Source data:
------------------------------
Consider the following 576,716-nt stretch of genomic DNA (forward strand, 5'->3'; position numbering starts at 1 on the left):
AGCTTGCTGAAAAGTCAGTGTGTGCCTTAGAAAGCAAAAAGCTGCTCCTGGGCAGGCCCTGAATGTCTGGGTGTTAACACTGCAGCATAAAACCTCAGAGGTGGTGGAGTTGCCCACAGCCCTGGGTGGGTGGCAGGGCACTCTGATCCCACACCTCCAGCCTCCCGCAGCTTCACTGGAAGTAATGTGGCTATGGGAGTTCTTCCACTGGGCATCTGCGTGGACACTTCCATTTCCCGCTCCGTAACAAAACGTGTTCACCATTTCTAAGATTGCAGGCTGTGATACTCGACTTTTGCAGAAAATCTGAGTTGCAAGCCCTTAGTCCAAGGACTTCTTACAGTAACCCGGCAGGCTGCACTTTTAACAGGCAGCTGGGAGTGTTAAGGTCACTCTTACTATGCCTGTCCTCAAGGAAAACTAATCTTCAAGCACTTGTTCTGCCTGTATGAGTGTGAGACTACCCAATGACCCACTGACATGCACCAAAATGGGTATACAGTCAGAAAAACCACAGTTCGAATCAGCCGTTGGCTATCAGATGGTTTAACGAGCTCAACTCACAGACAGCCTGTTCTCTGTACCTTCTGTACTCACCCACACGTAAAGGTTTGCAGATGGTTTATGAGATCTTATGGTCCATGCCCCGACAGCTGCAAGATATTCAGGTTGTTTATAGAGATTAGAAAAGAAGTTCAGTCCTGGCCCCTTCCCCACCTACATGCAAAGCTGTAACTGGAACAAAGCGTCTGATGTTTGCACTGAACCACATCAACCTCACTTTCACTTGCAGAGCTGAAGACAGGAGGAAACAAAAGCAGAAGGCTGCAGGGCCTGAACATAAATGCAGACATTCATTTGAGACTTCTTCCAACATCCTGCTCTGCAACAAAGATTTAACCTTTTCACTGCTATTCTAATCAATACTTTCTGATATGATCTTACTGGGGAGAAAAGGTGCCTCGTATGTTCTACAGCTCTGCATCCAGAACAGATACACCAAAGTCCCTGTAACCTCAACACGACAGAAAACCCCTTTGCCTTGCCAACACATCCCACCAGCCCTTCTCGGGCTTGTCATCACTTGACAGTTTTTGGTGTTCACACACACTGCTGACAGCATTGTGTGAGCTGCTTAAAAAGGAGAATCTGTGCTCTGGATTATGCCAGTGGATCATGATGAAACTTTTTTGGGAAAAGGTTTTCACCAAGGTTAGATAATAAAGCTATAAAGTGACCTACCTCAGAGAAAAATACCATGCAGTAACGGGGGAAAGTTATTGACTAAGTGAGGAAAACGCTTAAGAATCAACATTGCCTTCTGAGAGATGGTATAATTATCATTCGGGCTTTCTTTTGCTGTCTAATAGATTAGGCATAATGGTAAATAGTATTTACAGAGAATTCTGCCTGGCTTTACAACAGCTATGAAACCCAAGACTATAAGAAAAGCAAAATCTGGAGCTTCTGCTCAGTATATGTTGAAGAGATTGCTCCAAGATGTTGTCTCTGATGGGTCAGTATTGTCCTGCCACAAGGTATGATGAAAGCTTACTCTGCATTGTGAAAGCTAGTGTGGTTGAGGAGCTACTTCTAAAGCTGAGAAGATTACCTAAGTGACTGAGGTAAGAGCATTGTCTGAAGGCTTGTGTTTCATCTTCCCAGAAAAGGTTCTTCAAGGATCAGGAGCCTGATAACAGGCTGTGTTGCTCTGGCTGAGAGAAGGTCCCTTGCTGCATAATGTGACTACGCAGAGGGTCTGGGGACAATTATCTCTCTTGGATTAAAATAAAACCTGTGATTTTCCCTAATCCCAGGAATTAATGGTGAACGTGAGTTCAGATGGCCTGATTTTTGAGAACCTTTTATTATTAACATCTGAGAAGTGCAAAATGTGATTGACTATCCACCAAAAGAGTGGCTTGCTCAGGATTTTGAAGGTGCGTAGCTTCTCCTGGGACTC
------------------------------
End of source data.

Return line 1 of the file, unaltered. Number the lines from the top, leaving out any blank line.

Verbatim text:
Consider the following 576,716-nt stretch of genomic DNA (forward strand, 5'->3'; position numbering starts at 1 on the left):